We're just three days away from WWDC 2020, Apple's annual worldwide developers conference. And while the conference is fully virtual all five days this year, we expect a ton of news in the realm of software, hardware and services.
- In 2016 it was renamed from OS X to macOS with version 10.12 becoming “Sierra”, with 2017 being macOS 10.13 “High Sierra”, 2018 revealing macOS 10.14 Mojave, 2019 seeing macOS 10.15 “Catalina”, and this year Apple is making the jump to 10.16 “Big Sur”.
- For all Macs that are compatible with a specifc maximum supported version of Mac OS X - courtesy of EveryMac.com's Ultimate Mac Sort- click the OS of interest. Systems with 'Current' support the latest version of the macOS, macOS Big Sur (macOS 10.16/macOS 11).
- Choose Apple Mac OS X from operating system list then select macOS 10.16 from version drop-down list and click Next. Select Install the Operating System Later Select macOS 10.16 #3.
macOS Catalina brought many improvements to the Mac in 2019, but we can always hope for more. Come June 22, Apple will likely raise the curtain on macOS 10.16, which should answer many questions. But in the meantime, as we did for iOS 14 and iPadOS 14, it's time for what we hope to see in 10.16.
Mac Catalyst improvements
In 2019, Apple announced Project Catalyst, an initiative that makes it possible for developers to bring their iPad applications to the Mac with little effort. Apple released a handful of Catalyst apps in the form of Music, Podcasts, Stocks and Apple TV. The Catalyst Music app is the reason we no longer have iTunes on the Mac.
Downloads; Operating Systems; macOS Catalina 10.15.7 macOS Catalina gives you more of everything you love about Mac. Experience music, TV, and podcasts in three all-new Mac apps.
The promise of high-quality Catalyst apps that are indistinguishable from their iPad counterparts hasn't come to fruition, with Twitter's Mac app being the shining example. The app is slow, buggy and, at times, simply doesn't work.
Catalyst shows plenty of potential and, hopefully, Apple has figured out a way to streamline the development process that brings an overall improvement to the project.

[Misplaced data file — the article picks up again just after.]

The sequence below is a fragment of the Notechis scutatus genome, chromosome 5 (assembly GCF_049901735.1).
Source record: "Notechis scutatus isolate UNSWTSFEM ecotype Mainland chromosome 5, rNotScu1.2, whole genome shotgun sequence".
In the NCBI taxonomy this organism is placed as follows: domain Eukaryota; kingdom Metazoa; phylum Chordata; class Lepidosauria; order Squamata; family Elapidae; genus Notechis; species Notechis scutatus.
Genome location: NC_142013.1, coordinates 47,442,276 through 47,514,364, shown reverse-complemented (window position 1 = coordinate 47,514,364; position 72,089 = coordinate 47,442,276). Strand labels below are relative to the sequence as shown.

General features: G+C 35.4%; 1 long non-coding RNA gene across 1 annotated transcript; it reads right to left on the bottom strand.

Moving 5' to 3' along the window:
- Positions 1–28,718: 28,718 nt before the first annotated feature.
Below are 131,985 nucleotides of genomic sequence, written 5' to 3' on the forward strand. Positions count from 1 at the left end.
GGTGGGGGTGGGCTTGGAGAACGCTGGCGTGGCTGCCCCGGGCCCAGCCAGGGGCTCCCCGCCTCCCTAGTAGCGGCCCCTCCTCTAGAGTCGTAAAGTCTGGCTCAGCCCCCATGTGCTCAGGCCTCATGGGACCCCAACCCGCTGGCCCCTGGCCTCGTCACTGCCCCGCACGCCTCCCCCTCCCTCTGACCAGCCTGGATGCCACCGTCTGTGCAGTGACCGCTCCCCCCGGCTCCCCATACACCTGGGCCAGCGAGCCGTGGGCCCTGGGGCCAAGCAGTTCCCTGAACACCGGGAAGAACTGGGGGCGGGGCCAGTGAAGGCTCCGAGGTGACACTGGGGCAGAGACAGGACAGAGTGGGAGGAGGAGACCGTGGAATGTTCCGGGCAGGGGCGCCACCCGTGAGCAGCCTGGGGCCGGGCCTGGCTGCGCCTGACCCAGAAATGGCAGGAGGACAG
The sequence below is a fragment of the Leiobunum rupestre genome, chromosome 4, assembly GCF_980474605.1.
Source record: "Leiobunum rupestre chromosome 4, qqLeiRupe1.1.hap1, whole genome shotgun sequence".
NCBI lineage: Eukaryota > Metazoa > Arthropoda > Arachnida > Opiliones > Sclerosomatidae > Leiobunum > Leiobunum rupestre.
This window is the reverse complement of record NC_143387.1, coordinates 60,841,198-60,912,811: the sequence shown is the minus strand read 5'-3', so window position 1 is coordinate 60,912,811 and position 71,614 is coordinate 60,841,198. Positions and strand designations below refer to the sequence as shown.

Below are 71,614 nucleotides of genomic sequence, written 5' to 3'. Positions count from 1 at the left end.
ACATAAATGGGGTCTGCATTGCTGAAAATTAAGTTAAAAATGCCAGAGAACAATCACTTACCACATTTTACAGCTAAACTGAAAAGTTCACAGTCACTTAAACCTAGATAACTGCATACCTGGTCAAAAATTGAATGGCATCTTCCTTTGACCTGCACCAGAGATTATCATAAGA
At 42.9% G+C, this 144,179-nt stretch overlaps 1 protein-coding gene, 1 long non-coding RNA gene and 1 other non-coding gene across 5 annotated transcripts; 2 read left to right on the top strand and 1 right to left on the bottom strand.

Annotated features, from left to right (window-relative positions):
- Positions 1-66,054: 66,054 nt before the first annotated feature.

An iMessage experience that matches the iPhone
What better way to show off Mac Catalyst improvements than to release a Catalyst version of the Messages app? As we see it, the update would bring iMessage effects, sticker packs, reactions, apps and the rest of the iMessage features we all know, love and use on a daily basis.
We desperately look forward to sending or viewing an exciting message that includes fireworks shooting across our iMac screen, but it feels like the only way that's going to happen is with a Catalyst version of Messages. Make it happen, Apple.
Bring Shortcuts to the Mac
Apple's Shortcuts app for the iPad and iPhone is a powerful tool that automates routine — and some obscure — processes with just a few taps. For example, we can download a video from a tweet or automatically begin playing our dinner playlist on a nearby Sonos with just a tap.
The Mac has had Automator, but it's not as user friendly as Shortcuts, nor does it have the same type of dedicated user base.
We would love to bring our iPhone shortcuts to the Mac and run them with a quick keyboard shortcut or a few clicks of the mouse.
Mail has been a staple of macOS (and even OS X) for many years, but chances are you've felt limitations. It's been updated here and there, but they mainly focused on small user interface tweaks and speed ramp-ups behind the scenes.
Similar to the treatments that Messages is rumored to receive this year, we'd like to see a full revamp that would make it easier to use and customize, while also making it feel like a part of macOS.
Expand autofill for messages
Make no mistake about it, we love that the Mac can autofill SMS text codes and other forms of verifications. It saves you a few steps: waiting for the message, copying the code and pasting in it.
It's still limited to Safari, but what if Apple opened this up system-wide? You could have autofill in the browser of your choosing (Google Chrome for many) and even in third-party apps or settings when you need to verify.
As with any macOS update we expect it to certainly hit the newer laptops and desktops: 2020 MacBook Air, 2020 13-inch MacBook Pro, 16-inch MacBook Pro, iMac Pro, Mac Pro and Mac mini. Some older laptops, of course, may not end up getting the update, but we'll break it down for you after June 22.
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The other big question is if Apple announces the transition to ARM from Intel. Essentially no longer opting for Intel processors in its Mac laptops and desktops. It would take a while to implement and wouldn't change our recommendation of the current lineup of devices. Either way, we will be here to explain what it means for you. For now, at the minimum, expect a refreshed take on the Mac courtesy of macOS 10.16.
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